Help! My puppy has a rude play style!
A client recently reached out with concerns about her five month old pups “over the top” play style. Petunia rushes up to dogs, uninvited, making fast physical contact while standing on her hind legs biting at their faces. Petunia becomes quite activated and persistent in her play style and climbs on top of the puppies in her weekly play group. Her owner believes Petunia likes all dogs and becomes overly excited as her body is constantly in motion. She has never witnessed Petunia freeze or growl at another dog. This behavior observation speaks to Petunia’s confidence rather than an insecure dog. I was excited to meet Petunia and see for myself if she was overly excited or possibly trying to intimidate other dogs.
Can you see where this pups’ behavior might get her a harsh reprimand from another dog? Do you know an older dog who might snap at or bite this puppy out of pain or just low tolerance? Do you think this puppy needs to be put in her place?
The owner understood Petunia was in danger if she behaved this way with a less tolerant dog. She was also very clear that she did not know how to teach her puppy to be more respectful when greeting new dogs. She was told by well meaning friends that Petunia needed to be put in her place. Fortunately, Petunia’s owner did not want her highly social pup to become afraid and reactive to unfamiliar dogs. Hence, she wisely listened to her Reward Based Trainer and reach out to me for help.
Who is petunia?
Upon meeting Petunia, I quickly observed that she was indeed a highly social pup. She trotted up to me with fluid forward foot steps and jumped up placing her front paws on my legs as I stood watching her. She looked up at me with a relaxed open mouth and soft blinking eyes. As if she were asking me, “Are you as happy to meet me as I am to meet you?!” Her excited, confident, social, nature as well as her preference to make physical contact was readily apparent. Petunia was clearly a happy, well balanced, enthusiastic, adolescent.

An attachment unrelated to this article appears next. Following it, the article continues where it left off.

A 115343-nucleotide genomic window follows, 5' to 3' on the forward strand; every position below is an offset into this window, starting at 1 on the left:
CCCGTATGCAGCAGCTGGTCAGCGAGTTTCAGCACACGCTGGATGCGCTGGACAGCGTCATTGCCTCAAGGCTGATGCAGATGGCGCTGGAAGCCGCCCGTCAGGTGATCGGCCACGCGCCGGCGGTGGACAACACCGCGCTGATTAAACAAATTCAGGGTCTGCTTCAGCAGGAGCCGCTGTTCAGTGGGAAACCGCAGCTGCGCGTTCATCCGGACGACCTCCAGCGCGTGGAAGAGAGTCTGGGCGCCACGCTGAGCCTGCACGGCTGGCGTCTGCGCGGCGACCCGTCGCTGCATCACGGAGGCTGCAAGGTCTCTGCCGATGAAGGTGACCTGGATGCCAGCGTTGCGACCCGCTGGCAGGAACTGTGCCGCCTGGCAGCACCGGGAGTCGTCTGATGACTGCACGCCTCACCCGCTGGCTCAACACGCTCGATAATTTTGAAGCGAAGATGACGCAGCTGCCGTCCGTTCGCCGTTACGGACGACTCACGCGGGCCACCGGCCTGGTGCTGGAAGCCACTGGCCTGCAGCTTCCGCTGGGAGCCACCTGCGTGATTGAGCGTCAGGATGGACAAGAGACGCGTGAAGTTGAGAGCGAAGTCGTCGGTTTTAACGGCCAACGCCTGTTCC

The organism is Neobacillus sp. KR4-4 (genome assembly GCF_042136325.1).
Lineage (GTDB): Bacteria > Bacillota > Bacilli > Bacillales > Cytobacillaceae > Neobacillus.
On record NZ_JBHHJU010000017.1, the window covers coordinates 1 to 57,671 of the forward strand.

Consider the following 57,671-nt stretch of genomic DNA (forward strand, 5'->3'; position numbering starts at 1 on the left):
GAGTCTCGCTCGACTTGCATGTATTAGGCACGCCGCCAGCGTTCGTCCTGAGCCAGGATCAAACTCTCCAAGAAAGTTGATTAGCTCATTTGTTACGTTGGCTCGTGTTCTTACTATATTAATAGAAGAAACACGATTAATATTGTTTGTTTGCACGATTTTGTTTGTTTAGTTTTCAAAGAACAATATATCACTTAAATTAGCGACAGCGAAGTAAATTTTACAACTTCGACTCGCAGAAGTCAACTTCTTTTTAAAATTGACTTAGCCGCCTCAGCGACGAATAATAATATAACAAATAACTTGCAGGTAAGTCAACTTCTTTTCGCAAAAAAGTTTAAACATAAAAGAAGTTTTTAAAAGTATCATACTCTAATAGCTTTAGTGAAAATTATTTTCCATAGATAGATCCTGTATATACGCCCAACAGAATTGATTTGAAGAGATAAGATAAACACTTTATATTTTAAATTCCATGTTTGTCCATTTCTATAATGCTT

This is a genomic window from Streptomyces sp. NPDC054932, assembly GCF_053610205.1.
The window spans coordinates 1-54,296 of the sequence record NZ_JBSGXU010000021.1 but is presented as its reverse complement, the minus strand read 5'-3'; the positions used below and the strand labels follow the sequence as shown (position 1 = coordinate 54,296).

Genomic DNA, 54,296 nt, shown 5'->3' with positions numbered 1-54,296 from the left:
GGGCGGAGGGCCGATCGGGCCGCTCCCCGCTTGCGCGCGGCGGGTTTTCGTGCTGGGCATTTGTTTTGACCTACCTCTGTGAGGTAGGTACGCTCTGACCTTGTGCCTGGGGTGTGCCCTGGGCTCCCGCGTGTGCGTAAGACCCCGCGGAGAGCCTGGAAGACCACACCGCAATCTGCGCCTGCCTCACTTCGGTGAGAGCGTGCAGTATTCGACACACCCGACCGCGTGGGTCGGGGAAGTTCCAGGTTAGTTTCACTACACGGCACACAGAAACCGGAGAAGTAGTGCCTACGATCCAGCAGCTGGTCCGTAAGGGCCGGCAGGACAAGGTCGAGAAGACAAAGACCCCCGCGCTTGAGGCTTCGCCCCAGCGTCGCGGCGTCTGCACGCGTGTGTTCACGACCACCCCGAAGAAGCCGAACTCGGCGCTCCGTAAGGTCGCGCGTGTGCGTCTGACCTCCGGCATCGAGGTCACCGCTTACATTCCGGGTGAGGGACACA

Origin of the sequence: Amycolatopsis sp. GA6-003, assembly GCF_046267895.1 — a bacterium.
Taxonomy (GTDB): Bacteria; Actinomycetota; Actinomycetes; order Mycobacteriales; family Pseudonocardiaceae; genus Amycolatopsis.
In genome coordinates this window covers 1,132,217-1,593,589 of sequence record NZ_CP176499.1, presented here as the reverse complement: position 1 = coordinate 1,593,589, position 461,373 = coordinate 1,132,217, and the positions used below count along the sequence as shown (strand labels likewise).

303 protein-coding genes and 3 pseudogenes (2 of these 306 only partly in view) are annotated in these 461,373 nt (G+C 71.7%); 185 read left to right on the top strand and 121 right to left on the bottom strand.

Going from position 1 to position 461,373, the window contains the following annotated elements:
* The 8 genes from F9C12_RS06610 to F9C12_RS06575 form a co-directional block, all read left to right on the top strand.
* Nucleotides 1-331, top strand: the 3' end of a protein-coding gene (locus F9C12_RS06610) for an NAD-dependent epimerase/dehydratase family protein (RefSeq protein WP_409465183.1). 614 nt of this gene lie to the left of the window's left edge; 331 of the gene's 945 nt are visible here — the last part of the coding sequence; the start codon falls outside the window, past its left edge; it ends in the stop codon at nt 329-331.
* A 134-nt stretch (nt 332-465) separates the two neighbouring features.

Why a harsh reprimand is not recommended.
If Petunia does receive a harsh reprimand from another dog, how might this change her? Will she become submissive and begin to turn away, roll on her back with a tucked tail, or avoid other dogs completely? Will she begin to bark at dogs while jumping forward and backwards when they try to engage with her showing she wants to be friends, but is conflicted? Might she begin to freeze or growl in a defensive manner? Will Petunia be able to recover from a harsh reprimand? All these answers depend on Petunia’s individual social confidence, arousal level and her resiliency.
Can Jade teach Petunia a lesson in self control?
Jade’s mother, Lynx, was a wonderful rule setter who set clear boundaries without physical harm. I believe this is Grandma Flicker chewing on a bone as Jade watches respectfully.
I suggest you watch the following video a few times as there is much to understand. Note how fair, calm and clear Jade is when setting rules for Petunia. Consider the social gestures from each dog as this conversation unfolds. Note their visual and physical engagement as they take and yield space purposefully. What question did Petunia ask of Jade and what was Jade’s response? I love how Jade simply says “you cannot take my toy, but we are still friends.” Petunia’s body language at the end of the clip expresses how she feels and how much she learned in this short session. Yes, they did also play appropriately and calmly together.
Unlike Rule Setters, Resource Guarders are often insecure dogs who rush across the room with lots of emotion to express themselves. They are often seen bullying other dogs in different settings and may gather resources to guard them.
Petunia’s owner informed me Petunia met two small dogs the next week and laid down to greet them. Petunia invited them into her space and mirrored their energy and play style. Well done Petunia! You learned much from a fair and friendly Rule Setter.